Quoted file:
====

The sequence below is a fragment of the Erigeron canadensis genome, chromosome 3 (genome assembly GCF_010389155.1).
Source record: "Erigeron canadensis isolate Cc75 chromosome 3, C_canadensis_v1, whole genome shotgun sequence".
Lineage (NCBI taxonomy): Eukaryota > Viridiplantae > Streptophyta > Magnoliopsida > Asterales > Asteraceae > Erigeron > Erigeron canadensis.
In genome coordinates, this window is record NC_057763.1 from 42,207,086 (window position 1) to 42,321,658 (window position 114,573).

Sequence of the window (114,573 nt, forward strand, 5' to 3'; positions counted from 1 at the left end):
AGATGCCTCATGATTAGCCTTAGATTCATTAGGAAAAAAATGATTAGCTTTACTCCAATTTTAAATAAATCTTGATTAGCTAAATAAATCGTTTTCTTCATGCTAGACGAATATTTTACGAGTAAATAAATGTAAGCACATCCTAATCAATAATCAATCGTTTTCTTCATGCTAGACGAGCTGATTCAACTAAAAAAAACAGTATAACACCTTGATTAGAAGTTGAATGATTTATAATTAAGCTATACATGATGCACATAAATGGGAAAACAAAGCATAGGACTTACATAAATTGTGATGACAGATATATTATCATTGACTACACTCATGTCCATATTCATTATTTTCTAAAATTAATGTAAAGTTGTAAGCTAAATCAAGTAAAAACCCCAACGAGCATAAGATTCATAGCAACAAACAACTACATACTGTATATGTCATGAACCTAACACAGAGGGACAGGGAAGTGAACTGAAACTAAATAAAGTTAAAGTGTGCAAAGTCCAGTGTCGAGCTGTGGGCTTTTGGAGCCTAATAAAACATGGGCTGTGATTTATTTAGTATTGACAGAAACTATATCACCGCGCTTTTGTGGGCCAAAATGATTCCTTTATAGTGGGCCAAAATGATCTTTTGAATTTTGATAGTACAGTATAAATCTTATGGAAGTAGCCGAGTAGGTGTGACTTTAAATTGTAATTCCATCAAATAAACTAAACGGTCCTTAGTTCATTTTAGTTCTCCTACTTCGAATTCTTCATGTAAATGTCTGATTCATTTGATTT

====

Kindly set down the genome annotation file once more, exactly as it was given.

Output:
The sequence below is a fragment of the Erigeron canadensis genome, chromosome 3 (genome assembly GCF_010389155.1).
Source record: "Erigeron canadensis isolate Cc75 chromosome 3, C_canadensis_v1, whole genome shotgun sequence".
Lineage (NCBI taxonomy): Eukaryota > Viridiplantae > Streptophyta > Magnoliopsida > Asterales > Asteraceae > Erigeron > Erigeron canadensis.
In genome coordinates, this window is record NC_057763.1 from 42,207,086 (window position 1) to 42,321,658 (window position 114,573).

Sequence of the window (114,573 nt, forward strand, 5' to 3'; positions counted from 1 at the left end):
AGATGCCTCATGATTAGCCTTAGATTCATTAGGAAAAAAATGATTAGCTTTACTCCAATTTTAAATAAATCTTGATTAGCTAAATAAATCGTTTTCTTCATGCTAGACGAATATTTTACGAGTAAATAAATGTAAGCACATCCTAATCAATAATCAATCGTTTTCTTCATGCTAGACGAGCTGATTCAACTAAAAAAAACAGTATAACACCTTGATTAGAAGTTGAATGATTTATAATTAAGCTATACATGATGCACATAAATGGGAAAACAAAGCATAGGACTTACATAAATTGTGATGACAGATATATTATCATTGACTACACTCATGTCCATATTCATTATTTTCTAAAATTAATGTAAAGTTGTAAGCTAAATCAAGTAAAAACCCCAACGAGCATAAGATTCATAGCAACAAACAACTACATACTGTATATGTCATGAACCTAACACAGAGGGACAGGGAAGTGAACTGAAACTAAATAAAGTTAAAGTGTGCAAAGTCCAGTGTCGAGCTGTGGGCTTTTGGAGCCTAATAAAACATGGGCTGTGATTTATTTAGTATTGACAGAAACTATATCACCGCGCTTTTGTGGGCCAAAATGATTCCTTTATAGTGGGCCAAAATGATCTTTTGAATTTTGATAGTACAGTATAAATCTTATGGAAGTAGCCGAGTAGGTGTGACTTTAAATTGTAATTCCATCAAATAAACTAAACGGTCCTTAGTTCATTTTAGTTCTCCTACTTCGAATTCTTCATGTAAATGTCTGATTCATTTGATTT